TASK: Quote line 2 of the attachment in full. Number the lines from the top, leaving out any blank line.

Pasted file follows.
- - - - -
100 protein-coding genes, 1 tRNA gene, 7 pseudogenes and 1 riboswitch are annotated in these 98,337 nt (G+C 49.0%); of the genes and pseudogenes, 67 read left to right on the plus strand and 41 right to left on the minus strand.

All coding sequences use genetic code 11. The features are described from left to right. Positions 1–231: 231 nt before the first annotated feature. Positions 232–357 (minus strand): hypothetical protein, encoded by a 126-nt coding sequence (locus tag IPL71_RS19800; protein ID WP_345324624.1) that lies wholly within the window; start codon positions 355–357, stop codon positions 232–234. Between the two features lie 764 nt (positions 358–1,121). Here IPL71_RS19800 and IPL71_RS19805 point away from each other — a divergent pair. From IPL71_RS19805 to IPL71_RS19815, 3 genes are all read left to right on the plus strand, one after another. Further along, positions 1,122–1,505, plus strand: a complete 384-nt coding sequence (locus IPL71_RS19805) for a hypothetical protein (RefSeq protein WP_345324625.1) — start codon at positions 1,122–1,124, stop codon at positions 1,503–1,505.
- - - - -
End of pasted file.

All coding sequences use genetic code 11. The features are described from left to right. Positions 1–231: 231 nt before the first annotated feature. Positions 232–357 (minus strand): hypothetical protein, encoded by a 126-nt coding sequence (locus tag IPL71_RS19800; protein ID WP_345324624.1) that lies wholly within the window; start codon positions 355–357, stop codon positions 232–234. Between the two features lie 764 nt (positions 358–1,121). Here IPL71_RS19800 and IPL71_RS19805 point away from each other — a divergent pair. From IPL71_RS19805 to IPL71_RS19815, 3 genes are all read left to right on the plus strand, one after another. Further along, positions 1,122–1,505, plus strand: a complete 384-nt coding sequence (locus IPL71_RS19805) for a hypothetical protein (RefSeq protein WP_345324625.1) — start codon at positions 1,122–1,124, stop codon at positions 1,503–1,505.